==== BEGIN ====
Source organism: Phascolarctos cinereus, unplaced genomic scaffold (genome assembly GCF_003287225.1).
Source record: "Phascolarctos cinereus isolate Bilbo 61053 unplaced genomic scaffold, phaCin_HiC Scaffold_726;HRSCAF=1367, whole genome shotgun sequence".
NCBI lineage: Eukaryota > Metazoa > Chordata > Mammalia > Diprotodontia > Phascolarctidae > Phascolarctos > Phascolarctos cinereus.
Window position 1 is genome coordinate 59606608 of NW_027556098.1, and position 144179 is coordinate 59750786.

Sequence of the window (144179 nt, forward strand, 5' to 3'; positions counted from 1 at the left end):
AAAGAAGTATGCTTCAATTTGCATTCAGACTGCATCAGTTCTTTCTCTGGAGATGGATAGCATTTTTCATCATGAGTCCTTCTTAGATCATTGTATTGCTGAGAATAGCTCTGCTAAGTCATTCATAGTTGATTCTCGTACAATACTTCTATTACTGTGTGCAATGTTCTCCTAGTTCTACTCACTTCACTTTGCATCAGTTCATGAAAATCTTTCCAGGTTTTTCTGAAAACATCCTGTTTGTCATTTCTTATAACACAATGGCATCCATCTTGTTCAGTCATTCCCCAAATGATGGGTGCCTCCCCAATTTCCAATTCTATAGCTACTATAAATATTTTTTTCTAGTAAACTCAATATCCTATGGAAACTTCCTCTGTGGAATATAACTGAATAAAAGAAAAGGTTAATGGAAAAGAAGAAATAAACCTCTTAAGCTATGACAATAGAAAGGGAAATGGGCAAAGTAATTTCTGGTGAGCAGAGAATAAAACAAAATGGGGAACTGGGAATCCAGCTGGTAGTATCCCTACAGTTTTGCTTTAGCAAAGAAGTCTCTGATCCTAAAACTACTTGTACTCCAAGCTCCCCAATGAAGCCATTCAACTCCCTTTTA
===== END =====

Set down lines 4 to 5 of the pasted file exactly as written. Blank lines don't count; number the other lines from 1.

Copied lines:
Window position 1 is genome coordinate 59606608 of NW_027556098.1, and position 144179 is coordinate 59750786.

Sequence of the window (144179 nt, forward strand, 5' to 3'; positions counted from 1 at the left end):